Partisan Pulpits? House Race in Chicago Brings Candidates to Church
White, the newspaper said, is backing State Senator Toi W. Hutchinson. He has also, The Times said, pushed more religious leaders to meet with Hutchinson and asked her to speak in front of his roughly 500 parishioners in the coming weeks.
That’s where the trouble comes in.
Clergy, like all Americans, are entitled to participate in elections. But they must do so in their personal capacity, not as heads of tax-exempt organizations. Pastor White is perfectly free to support Hutchinson on his own time and his own dime, but when he invites her - and not the other candidates for the office - to occupy the church pulpit and speak to the congregation, he’s stepped over the legal line.
If churches want to participate in elections, they must be even handed. They can hold a forum and invite all of the candidates to speak, but they cannot show preferential treatment.
If Pastor White invites Hutchinson, he needs to invite all the other candidates as well.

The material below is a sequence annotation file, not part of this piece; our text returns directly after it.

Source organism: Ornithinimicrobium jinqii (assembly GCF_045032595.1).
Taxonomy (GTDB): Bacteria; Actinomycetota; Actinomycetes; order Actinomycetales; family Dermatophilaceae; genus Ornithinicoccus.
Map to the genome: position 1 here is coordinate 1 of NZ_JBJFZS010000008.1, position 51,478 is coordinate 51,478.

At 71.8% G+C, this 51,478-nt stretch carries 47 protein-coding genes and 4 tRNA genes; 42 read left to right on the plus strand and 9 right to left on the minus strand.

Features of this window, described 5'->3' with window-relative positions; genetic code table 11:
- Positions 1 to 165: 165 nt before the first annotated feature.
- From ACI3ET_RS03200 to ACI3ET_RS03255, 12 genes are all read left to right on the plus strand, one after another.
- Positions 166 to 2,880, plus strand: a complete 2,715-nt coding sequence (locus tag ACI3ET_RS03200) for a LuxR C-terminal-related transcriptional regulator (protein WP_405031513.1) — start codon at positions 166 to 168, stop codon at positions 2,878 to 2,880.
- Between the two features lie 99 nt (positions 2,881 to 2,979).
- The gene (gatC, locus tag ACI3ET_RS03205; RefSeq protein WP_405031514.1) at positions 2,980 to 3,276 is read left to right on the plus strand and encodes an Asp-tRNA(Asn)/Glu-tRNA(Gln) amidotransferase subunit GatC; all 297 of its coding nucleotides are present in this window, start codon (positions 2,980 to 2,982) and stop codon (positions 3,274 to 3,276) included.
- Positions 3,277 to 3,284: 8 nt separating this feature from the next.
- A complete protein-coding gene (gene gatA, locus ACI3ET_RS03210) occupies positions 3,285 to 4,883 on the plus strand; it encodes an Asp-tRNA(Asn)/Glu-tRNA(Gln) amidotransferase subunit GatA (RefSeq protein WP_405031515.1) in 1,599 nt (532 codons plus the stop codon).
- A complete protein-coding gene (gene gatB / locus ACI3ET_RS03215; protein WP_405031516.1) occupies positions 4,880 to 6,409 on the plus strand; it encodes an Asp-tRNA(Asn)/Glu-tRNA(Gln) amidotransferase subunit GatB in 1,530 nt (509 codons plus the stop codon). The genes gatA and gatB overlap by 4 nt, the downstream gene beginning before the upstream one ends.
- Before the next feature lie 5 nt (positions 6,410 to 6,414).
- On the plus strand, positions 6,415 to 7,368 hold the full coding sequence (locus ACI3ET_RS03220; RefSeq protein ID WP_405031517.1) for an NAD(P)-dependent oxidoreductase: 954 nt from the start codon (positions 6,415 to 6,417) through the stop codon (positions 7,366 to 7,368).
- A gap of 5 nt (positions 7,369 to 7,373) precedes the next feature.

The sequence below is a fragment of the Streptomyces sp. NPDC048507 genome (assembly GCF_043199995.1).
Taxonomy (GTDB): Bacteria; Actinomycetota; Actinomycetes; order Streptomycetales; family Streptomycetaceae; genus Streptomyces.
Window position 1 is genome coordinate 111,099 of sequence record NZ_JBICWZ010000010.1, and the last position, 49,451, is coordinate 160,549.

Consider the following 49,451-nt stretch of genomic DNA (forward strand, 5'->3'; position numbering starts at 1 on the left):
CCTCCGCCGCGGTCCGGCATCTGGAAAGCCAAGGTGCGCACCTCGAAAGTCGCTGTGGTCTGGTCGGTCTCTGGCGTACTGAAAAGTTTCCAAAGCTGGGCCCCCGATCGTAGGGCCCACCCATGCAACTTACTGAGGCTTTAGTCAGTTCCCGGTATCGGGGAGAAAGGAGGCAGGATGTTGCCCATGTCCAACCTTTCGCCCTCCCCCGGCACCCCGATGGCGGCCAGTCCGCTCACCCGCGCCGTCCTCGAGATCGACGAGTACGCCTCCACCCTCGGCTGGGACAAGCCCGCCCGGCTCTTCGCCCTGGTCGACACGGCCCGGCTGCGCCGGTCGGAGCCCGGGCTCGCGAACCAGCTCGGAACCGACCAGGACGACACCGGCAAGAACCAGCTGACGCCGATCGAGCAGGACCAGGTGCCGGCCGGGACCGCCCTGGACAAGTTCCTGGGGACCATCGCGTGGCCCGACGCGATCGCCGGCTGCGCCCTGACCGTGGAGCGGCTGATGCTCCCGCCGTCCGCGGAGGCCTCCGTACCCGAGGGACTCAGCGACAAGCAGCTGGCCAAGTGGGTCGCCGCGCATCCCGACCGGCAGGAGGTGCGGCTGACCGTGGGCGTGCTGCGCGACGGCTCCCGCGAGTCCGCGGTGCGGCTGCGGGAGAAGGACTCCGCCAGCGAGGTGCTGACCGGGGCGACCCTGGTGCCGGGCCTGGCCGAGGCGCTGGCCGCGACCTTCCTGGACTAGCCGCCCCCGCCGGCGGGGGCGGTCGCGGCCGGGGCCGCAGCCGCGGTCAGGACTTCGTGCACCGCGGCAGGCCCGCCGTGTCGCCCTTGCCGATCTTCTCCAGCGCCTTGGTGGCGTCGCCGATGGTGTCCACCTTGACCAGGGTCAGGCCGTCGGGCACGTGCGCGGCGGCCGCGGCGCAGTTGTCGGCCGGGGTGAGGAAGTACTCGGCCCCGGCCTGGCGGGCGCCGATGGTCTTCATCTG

African-American clergy have historically played an important role in political life. Black churches were a crucial component of the drive to pass voting-rights laws and other civil rights legislation that has made our country a better place for everyone.
Dr. Martin Luther King, whose life we celebrate later this month, was a Baptist preacher who often quoted scripture as he called on our nation to “let justice roll down like waters and righteousness like a mighty stream.” (Amos 5:24) But according to U.S. Rep. John Lewis (D-Ga.) and others inside the civil rights movement, Dr. King never endorsed a political candidate from the pulpit.
Dr. King knew, as we know today, that it is important that America’s pulpits not become partisan soapboxes for any party or any candidate.